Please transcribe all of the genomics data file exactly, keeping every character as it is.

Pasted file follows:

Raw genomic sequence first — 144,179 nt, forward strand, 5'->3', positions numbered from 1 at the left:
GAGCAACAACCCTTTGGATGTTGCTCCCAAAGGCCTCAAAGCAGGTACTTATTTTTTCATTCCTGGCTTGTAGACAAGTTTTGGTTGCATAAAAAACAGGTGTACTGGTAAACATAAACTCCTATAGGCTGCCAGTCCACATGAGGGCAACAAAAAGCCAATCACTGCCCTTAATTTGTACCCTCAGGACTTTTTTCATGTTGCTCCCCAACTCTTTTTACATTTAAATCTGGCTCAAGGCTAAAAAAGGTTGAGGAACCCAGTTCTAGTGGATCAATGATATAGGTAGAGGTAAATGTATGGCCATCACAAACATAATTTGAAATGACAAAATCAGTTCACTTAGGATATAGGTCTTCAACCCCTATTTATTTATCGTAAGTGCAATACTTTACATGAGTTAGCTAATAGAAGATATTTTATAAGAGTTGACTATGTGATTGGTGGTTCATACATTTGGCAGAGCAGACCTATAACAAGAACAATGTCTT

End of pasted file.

Raw genomic sequence first — 144,179 nt, forward strand, 5'->3', positions numbered from 1 at the left:
GAGCAACAACCCTTTGGATGTTGCTCCCAAAGGCCTCAAAGCAGGTACTTATTTTTTCATTCCTGGCTTGTAGACAAGTTTTGGTTGCATAAAAAACAGGTGTACTGGTAAACATAAACTCCTATAGGCTGCCAGTCCACATGAGGGCAACAAAAAGCCAATCACTGCCCTTAATTTGTACCCTCAGGACTTTTTTCATGTTGCTCCCCAACTCTTTTTACATTTAAATCTGGCTCAAGGCTAAAAAAGGTTGAGGAACCCAGTTCTAGTGGATCAATGATATAGGTAGAGGTAAATGTATGGCCATCACAAACATAATTTGAAATGACAAAATCAGTTCACTTAGGATATAGGTCTTCAACCCCTATTTATTTATCGTAAGTGCAATACTTTACATGAGTTAGCTAATAGAAGATATTTTATAAGAGTTGACTATGTGATTGGTGGTTCATACATTTGGCAGAGCAGACCTATAACAAGAACAATGTCTT